Chronic pelvic pain is often assumed, by patients and physicians alike, to be visceral in origin.4 Being aware that peripheral neuropathies may cause CPP may avoid inappropriate investigations and unhelpful surgical interventions. The etiology of such a peripheral neuropathy can vary; possibilities include nerve stretch, obesity, repetitive minor injuries, blunt trauma, and surgical incisions. The patient described here had undergone a Caesarean section with a transverse lower abdominal incision more than nine years before the onset of pain. The incidence of postoperative neuropathy following major pelvic surgery has been reported to be 1.9%,5 and the prevalence of nerve entrapment in patients following a Pfannenstiel incision for various surgical procedures has been reported as 3.7%.6 Nerve entrapment can result from neuroma formation after damage to the nerve, incorporation of the nerve by a suture, or tethering or constriction of the nerve in surrounding scar


Chronic Pelvic Pain Due to Peripheral Neuropathy: A Case Report

Left Inguinal Region a. pubic symphysis b. ilioinguinal nerve c. superficial inguinal ring d. inguinal ligament e. internal oblique muscle f. anterior superior iliac spine g. external oblique aponeurosis h. iliohypogastric nerve

lumborum muscle caudally to the iliac crest. Both nerves thereafter continue towards the deep inguinal ring on the inner surface of the transversus abdominis muscle. They then pass through this muscle to run between it and the internal oblique muscle for a short distance, eventually piercing the internal oblique to run between it and the external oblique muscle. The ilioinguinal nerve courses through the inguinal canal and superficial inguinal ring. The location of the ilioinguinal nerve in the inguinal canal and the distribution pattern of cutaneous branches in the inguinal region can be variable.12 Commonly, the ilioinguinal nerve provides cutaneous sensation to the groin, pubic symphysis, labium majus, and upper inner thigh (see Figure). The ilioinguinal, iliohypogastric, and genitofemoral nerves may

share interconnecting fibres. Precise identification of the entrapped nerve may therefore be difficult, as the sensory field of the nerve varies widely.13 Clinical diagnosis relies on a high index of suspicion. The diagnostic triad of nerve entrapment or neuroma after surgery comprises (1) sharp, burning, or lancinating pain near the incision that radiates to the area supplied by the nerve; (2) evidence of impaired sensory perception in the area of distribution of the nerve; and (3) pain that is relieved by infiltration with local anaesthetic.14 Seeking to elicit Tinel's sign (reproducing the pain by tapping the nerve along its course) is also recommended. Tenderness that originates inside the abdominal cavity usually decreases when a supine patient tenses the abdominal wall by lifting head and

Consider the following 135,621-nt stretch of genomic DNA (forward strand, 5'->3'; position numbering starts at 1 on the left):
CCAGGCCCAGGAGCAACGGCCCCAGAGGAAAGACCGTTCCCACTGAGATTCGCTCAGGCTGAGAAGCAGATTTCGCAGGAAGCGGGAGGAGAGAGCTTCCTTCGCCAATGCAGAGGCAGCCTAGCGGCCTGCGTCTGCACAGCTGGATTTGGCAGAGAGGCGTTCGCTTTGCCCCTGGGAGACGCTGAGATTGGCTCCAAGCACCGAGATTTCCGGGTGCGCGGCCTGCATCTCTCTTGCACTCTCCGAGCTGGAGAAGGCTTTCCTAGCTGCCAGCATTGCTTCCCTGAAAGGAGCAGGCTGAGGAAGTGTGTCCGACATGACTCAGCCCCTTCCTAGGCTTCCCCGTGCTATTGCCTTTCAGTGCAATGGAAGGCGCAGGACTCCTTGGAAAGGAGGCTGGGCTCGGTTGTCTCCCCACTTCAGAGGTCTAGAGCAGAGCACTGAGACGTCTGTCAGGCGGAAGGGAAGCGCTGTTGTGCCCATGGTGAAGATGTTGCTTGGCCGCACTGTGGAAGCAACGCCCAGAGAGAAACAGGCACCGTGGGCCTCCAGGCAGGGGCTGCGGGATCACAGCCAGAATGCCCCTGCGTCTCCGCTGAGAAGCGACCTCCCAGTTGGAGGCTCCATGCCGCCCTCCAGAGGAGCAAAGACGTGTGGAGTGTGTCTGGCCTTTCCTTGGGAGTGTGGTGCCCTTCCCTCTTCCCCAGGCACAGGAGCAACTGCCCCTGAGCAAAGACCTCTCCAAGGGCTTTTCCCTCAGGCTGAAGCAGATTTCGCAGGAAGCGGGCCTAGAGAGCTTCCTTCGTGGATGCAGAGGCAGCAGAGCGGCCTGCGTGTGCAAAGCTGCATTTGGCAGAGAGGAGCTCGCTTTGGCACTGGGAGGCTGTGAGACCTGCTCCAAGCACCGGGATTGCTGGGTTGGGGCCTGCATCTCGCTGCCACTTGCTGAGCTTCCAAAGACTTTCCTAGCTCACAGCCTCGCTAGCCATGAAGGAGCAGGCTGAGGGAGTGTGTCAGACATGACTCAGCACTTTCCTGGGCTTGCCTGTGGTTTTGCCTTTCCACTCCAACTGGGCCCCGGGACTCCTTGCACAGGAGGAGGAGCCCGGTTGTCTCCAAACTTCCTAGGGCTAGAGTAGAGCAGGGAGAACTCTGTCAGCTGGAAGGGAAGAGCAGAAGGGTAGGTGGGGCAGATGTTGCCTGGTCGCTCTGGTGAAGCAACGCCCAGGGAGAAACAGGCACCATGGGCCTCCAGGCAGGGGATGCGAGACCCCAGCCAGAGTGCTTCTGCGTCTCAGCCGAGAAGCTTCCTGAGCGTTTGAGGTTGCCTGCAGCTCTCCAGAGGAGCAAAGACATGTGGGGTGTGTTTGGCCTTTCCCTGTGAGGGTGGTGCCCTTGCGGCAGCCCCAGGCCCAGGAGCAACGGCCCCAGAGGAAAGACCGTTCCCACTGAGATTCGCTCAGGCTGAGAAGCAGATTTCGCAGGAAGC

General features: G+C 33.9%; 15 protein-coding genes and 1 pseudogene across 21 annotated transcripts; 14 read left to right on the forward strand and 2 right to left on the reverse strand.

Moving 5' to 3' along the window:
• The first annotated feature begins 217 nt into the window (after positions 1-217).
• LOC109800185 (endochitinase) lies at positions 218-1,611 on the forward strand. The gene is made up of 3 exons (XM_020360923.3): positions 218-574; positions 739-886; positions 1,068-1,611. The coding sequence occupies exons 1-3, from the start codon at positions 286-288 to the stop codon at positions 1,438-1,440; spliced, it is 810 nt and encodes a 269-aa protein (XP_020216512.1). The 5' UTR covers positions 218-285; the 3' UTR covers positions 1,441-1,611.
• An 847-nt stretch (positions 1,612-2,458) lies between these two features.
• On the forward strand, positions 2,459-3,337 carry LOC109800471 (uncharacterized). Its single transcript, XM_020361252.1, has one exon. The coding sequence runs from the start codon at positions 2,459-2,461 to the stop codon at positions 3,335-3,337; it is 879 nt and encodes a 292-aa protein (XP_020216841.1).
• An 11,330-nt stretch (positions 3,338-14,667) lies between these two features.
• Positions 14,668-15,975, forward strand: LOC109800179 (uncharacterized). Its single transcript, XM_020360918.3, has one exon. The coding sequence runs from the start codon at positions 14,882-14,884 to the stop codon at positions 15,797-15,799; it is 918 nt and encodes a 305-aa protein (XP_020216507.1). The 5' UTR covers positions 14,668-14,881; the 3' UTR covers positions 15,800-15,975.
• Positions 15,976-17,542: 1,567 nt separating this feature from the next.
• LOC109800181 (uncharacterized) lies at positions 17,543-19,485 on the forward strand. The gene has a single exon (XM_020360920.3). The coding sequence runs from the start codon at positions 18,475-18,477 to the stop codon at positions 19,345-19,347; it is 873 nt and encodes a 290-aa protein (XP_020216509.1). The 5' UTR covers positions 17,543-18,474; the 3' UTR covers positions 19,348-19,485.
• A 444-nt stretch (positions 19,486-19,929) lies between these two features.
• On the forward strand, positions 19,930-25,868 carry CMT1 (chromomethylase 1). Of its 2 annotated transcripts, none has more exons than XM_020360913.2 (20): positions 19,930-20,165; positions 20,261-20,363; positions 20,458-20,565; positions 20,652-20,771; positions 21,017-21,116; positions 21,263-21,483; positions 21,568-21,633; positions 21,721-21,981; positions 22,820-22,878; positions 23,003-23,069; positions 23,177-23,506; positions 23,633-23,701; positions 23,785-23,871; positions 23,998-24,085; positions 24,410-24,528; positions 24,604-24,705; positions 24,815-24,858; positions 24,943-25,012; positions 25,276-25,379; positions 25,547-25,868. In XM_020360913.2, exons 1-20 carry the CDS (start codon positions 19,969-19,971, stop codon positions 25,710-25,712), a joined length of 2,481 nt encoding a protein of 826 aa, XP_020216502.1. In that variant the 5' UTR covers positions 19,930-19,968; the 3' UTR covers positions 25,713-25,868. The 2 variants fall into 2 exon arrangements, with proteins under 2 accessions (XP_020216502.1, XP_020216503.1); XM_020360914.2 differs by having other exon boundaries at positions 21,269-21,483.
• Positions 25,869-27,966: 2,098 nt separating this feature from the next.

shoulders off the examining table. In contrast, pain arising from the abdominal wall is unchanged or increased by this manoeuvre (constituting a positive Carnett's sign).15 Taking a history and performing a physical examination are usually sufficient to determine whether the pain is referable to one or more of the inguinal nerves.8 The value of nerve conduction studies in ilioinguinal neuropathy is uncertain because they have not been validated in patients. Electromyography has been used to diagnose ilioinguinal neuropathy,16 and magnetic resonance neurography is undergoing evaluation for assessment of the peripheral nervous system.17 Although the latter technology has been used with large nerves such as the sciatic nerve and brachial plexus, its value in the diagnosis of entrapment of smaller nerves such as the ilioinguinal has not been established. The diagnosis of peripheral nerve entrapment therefore remains clinical, and we must acknowledge that in the present case there is a degree of diagnostic uncertainty. Ilioinguinal nerve block with a local anaestheticcorticosteroid mixture for desensitization is a recognized treatment for this neuropathy. Serial nerve blocks are often required and may provide permanent cure.18 Nevertheless, there are no placebo-controlled studies to support the use of these diagnostic and therapeutic blocks. The prolonged distress and suffering in patients with chronic pain and the invasiveness of nerve blocks may prevent clinicians from justifying the inclusion of placebo in their research studies.19 The nerve blocks can at times lead to erroneous interpretation, because it is possible that patients with more distal pathologies may experience similar pain relief. Several factors, such as observer error, placebo effect, and bias induced by patient expectations, confound the interpretation of studies on the usefulness of neural blockade in the diagnosis of chronic pain.20 In the present case, we acknowledge that the possibility of a placebo response requires that we interpret the apparent effect of nerve block with caution. Pharmacologic therapy for neuropathic pain includes use of tricyclic antidepressants, such as amitriptyline and nortriptyline, or use of anticonvulsants, such as pregabalin. Because neuropathic pain arises from several distinct mechanisms, each requiring specific treatment, conclusions about responsiveness to opioids may vary.21 The specific mechanism of action of pregabalin in ameliorating neuropathic pain is unknown. It possibly acts by binding to calcium channels and modulating calcium influx, thereby reducing the release of neurotransmitters such as glutamate, norepinephrine, and substance P. Although use of gabapentin has been reported to show benefit in neuropathic pain conditions, its pharmacokinetics are non-linear and it typically requires slow titration to reach an